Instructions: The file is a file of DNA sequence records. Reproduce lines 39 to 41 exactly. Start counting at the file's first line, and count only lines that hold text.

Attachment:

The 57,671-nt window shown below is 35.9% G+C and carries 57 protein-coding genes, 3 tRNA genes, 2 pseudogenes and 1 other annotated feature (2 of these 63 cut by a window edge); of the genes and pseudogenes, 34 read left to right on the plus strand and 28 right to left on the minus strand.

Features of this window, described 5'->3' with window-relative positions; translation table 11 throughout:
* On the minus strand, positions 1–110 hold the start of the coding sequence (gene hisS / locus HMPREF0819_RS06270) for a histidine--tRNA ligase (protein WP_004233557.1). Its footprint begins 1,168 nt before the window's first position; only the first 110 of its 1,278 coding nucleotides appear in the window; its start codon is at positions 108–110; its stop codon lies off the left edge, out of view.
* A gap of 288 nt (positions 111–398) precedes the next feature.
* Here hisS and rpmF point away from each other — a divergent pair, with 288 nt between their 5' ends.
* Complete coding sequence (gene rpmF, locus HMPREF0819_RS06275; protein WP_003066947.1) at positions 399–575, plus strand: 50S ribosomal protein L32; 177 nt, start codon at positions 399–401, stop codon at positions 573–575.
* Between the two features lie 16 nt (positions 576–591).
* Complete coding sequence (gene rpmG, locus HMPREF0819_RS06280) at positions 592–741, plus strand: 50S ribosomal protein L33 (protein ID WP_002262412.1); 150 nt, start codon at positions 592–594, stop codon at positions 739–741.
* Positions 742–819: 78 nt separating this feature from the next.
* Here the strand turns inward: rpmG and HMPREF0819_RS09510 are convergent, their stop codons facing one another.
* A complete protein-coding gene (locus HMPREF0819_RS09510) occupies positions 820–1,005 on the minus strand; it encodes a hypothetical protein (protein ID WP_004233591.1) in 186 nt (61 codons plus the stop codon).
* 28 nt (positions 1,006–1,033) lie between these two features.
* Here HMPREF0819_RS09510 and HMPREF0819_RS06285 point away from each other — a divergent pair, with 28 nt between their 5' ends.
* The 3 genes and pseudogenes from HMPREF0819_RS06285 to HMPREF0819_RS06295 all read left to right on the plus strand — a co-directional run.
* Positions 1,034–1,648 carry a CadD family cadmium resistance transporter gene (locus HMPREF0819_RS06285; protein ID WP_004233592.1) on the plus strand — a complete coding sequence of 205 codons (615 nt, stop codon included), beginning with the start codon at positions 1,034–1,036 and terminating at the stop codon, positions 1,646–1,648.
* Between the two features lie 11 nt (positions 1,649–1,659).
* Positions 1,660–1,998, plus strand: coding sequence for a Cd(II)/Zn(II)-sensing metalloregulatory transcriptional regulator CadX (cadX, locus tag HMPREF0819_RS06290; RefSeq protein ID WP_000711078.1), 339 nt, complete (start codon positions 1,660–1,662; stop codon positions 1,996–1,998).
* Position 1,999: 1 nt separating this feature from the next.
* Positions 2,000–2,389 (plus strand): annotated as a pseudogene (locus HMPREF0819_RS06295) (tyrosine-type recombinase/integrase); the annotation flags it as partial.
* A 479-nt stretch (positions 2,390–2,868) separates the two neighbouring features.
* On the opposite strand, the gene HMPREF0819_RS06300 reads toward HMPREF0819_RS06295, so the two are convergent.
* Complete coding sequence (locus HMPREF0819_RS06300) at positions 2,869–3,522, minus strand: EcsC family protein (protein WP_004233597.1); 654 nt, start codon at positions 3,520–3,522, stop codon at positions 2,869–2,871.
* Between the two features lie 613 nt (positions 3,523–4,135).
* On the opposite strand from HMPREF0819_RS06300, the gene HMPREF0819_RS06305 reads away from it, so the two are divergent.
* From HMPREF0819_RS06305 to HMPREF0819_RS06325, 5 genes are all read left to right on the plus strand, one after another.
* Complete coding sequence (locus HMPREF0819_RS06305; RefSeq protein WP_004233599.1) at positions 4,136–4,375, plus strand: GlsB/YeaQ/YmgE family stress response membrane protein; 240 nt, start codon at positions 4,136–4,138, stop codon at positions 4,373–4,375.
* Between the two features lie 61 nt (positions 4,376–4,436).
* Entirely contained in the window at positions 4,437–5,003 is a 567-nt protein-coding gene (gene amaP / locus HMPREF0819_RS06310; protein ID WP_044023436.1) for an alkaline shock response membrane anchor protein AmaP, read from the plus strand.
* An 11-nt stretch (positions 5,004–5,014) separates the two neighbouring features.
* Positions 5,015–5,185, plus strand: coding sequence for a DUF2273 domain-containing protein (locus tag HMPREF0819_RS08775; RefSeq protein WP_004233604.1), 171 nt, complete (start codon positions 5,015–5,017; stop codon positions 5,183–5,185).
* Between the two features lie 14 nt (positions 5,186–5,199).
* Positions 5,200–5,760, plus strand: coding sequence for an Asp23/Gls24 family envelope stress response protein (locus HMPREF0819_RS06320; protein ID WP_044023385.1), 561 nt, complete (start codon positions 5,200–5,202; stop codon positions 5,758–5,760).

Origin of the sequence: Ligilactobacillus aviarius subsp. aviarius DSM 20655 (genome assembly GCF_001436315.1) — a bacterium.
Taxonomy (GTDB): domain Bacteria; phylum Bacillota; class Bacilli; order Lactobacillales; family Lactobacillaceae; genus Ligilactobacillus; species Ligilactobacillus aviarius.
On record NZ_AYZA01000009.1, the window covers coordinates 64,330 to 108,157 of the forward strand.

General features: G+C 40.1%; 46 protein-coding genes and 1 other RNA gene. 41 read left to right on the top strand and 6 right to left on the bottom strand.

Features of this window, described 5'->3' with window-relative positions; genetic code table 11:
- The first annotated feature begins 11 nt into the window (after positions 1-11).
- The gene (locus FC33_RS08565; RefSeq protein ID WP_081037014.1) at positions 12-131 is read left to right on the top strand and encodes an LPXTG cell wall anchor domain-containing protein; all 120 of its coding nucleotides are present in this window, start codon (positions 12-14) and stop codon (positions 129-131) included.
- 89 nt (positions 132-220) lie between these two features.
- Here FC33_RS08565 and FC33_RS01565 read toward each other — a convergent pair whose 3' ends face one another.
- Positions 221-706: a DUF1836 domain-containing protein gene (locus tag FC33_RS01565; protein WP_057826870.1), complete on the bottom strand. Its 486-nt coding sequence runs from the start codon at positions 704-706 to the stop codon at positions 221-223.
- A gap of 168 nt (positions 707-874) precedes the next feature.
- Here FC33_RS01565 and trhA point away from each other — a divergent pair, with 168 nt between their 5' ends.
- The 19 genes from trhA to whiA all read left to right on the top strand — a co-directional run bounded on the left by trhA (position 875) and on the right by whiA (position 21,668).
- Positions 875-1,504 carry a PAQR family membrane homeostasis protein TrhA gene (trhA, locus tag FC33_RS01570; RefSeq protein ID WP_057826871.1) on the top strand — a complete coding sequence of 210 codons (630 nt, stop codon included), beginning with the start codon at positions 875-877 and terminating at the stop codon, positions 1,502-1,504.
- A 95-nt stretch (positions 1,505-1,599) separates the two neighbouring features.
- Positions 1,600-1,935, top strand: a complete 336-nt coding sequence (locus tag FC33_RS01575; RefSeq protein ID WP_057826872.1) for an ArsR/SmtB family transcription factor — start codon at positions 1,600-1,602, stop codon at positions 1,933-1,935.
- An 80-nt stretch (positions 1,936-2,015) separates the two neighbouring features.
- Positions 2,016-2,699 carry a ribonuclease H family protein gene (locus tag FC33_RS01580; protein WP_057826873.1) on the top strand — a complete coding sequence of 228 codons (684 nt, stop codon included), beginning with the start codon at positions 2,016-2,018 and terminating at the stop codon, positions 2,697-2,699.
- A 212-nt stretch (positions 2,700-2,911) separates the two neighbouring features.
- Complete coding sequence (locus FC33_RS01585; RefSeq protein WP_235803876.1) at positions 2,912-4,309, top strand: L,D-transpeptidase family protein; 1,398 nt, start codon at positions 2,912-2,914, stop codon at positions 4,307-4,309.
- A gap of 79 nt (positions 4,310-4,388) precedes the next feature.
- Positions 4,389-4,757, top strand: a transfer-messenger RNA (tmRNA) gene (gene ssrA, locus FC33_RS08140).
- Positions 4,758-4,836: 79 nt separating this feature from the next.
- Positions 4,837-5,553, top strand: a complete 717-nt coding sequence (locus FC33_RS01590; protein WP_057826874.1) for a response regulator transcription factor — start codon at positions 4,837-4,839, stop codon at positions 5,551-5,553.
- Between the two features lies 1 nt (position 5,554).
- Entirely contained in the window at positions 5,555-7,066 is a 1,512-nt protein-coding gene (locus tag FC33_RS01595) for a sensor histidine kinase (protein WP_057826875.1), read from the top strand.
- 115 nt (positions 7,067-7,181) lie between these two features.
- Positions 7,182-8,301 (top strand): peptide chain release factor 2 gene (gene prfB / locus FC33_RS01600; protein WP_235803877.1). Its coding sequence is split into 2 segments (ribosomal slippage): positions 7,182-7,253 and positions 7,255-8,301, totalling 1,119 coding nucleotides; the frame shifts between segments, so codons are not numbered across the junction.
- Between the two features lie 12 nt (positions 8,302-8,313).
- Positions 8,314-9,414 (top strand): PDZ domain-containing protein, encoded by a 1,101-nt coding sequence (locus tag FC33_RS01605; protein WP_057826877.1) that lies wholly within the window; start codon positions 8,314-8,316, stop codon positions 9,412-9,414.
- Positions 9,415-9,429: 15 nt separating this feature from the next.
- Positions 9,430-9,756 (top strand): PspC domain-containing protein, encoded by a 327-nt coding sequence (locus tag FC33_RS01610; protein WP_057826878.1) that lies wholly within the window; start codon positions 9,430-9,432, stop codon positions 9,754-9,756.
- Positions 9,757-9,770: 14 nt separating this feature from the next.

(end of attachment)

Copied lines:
- The gene (locus FC33_RS08565; RefSeq protein ID WP_081037014.1) at positions 12-131 is read left to right on the top strand and encodes an LPXTG cell wall anchor domain-containing protein; all 120 of its coding nucleotides are present in this window, start codon (positions 12-14) and stop codon (positions 129-131) included.
- 89 nt (positions 132-220) lie between these two features.
- Here FC33_RS08565 and FC33_RS01565 read toward each other — a convergent pair whose 3' ends face one another.